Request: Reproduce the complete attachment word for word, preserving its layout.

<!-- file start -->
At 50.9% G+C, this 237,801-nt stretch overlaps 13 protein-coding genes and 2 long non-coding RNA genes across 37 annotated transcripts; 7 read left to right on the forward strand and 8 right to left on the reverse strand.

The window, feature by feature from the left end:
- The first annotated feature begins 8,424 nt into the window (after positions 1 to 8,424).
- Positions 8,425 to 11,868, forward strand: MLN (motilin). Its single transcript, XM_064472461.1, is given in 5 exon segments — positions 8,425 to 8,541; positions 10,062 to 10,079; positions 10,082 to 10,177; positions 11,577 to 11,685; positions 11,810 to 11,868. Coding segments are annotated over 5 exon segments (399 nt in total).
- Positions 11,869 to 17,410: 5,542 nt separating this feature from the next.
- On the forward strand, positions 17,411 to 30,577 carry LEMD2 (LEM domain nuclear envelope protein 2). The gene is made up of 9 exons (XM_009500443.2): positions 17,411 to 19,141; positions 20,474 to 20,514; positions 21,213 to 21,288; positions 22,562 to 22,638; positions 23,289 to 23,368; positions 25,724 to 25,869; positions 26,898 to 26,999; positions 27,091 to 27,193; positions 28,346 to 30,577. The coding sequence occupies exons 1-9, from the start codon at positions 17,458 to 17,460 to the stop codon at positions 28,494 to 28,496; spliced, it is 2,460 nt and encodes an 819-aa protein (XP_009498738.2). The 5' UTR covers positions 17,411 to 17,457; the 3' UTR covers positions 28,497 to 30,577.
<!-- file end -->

At 50.9% G+C, this 237,801-nt stretch overlaps 13 protein-coding genes and 2 long non-coding RNA genes across 37 annotated transcripts; 7 read left to right on the forward strand and 8 right to left on the reverse strand.

The window, feature by feature from the left end:
- The first annotated feature begins 8,424 nt into the window (after positions 1 to 8,424).
- Positions 8,425 to 11,868, forward strand: MLN (motilin). Its single transcript, XM_064472461.1, is given in 5 exon segments — positions 8,425 to 8,541; positions 10,062 to 10,079; positions 10,082 to 10,177; positions 11,577 to 11,685; positions 11,810 to 11,868. Coding segments are annotated over 5 exon segments (399 nt in total).
- Positions 11,869 to 17,410: 5,542 nt separating this feature from the next.
- On the forward strand, positions 17,411 to 30,577 carry LEMD2 (LEM domain nuclear envelope protein 2). The gene is made up of 9 exons (XM_009500443.2): positions 17,411 to 19,141; positions 20,474 to 20,514; positions 21,213 to 21,288; positions 22,562 to 22,638; positions 23,289 to 23,368; positions 25,724 to 25,869; positions 26,898 to 26,999; positions 27,091 to 27,193; positions 28,346 to 30,577. The coding sequence occupies exons 1-9, from the start codon at positions 17,458 to 17,460 to the stop codon at positions 28,494 to 28,496; spliced, it is 2,460 nt and encodes an 819-aa protein (XP_009498738.2). The 5' UTR covers positions 17,411 to 17,457; the 3' UTR covers positions 28,497 to 30,577.